It’s called invisible labor: when women silently take on the majority of chores and childcare in a home.
Russell Brand just got bashed for admitting he’s lazy when it comes to childcare, leaving most of the heavy lifting to his wife. But he's not alone: A new study published in the journal Sex Roles claims it’s a widespread phenomenon that is affecting women’s psychological well-being.
The study “examined how the distribution of the mental and emotional labor inherent in managing the household between spouses may be linked with women’s well-being, including their satisfaction with life, partner satisfaction, feelings of emptiness, and experiencing role overload.”
In a sample of 393 U.S. married/partnered mothers, mostly of upper-middle class backgrounds with dependent children at home, results showed that a majority of women reported "that they alone assumed responsibility for household routines involving organizing schedules for the family and maintaining order in the home.”
Other responsibilities primarily handled by mothers included being vigilant of children’s emotions, organizing schedules, household chores, and picking up all the odds and ends that make a family run smoothly. When it came to school, 78 percent of women asked were the parent who dealt with teachers and knew about school functions.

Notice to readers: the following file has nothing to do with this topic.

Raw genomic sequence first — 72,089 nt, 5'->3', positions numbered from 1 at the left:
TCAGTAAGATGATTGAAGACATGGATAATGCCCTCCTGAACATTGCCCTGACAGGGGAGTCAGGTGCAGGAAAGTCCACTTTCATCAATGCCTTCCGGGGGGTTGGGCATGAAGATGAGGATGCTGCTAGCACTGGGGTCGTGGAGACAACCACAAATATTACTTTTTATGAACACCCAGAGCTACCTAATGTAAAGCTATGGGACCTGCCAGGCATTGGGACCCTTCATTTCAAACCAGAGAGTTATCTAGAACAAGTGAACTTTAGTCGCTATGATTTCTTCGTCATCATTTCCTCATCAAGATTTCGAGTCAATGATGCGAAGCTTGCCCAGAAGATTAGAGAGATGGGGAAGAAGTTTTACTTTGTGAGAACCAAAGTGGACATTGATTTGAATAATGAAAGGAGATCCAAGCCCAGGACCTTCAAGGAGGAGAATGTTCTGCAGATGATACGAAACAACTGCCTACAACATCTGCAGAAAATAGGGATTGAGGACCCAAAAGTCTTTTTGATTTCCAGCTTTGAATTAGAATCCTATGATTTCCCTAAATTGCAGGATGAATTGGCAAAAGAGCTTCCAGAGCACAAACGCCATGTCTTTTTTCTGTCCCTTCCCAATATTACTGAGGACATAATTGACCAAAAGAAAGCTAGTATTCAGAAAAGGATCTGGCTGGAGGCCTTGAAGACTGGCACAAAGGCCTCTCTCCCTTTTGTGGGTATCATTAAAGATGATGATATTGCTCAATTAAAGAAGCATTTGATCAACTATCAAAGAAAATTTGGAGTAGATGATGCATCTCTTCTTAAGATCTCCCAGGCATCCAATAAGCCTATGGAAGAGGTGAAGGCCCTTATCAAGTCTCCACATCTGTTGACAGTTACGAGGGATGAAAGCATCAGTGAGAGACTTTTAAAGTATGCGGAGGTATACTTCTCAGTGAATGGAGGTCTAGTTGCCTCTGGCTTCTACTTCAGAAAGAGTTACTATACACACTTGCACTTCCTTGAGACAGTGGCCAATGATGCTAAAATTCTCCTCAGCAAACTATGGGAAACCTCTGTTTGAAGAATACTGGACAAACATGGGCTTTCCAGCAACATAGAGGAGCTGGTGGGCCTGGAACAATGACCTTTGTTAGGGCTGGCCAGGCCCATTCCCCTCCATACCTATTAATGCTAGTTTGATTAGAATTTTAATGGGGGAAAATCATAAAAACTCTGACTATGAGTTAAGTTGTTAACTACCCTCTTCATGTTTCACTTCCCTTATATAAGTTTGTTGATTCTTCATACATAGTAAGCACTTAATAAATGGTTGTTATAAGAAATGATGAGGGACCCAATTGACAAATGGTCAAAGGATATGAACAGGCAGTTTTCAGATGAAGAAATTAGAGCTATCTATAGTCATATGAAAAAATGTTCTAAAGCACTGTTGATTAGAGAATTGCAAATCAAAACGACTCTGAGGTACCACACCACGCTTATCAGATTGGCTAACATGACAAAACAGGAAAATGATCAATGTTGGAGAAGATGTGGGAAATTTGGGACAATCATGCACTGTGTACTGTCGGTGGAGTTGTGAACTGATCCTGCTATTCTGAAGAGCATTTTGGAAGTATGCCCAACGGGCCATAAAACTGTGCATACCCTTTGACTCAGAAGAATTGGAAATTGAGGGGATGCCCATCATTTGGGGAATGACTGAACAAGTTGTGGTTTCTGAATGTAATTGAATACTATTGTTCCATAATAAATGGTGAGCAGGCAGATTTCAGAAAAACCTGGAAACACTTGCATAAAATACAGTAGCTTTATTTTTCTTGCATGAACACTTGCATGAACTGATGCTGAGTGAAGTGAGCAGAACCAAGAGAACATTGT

Being the one in charge of household tasks was associated with "a certain level of misery" and “increased distress for moms.” “There's a strong association between these experiences and maternal distress,” the study reported.
The findings added that in order to balance things out, more conversations about division of labor between partners need to happen. Sure, as soon as I’m done with the laundry.
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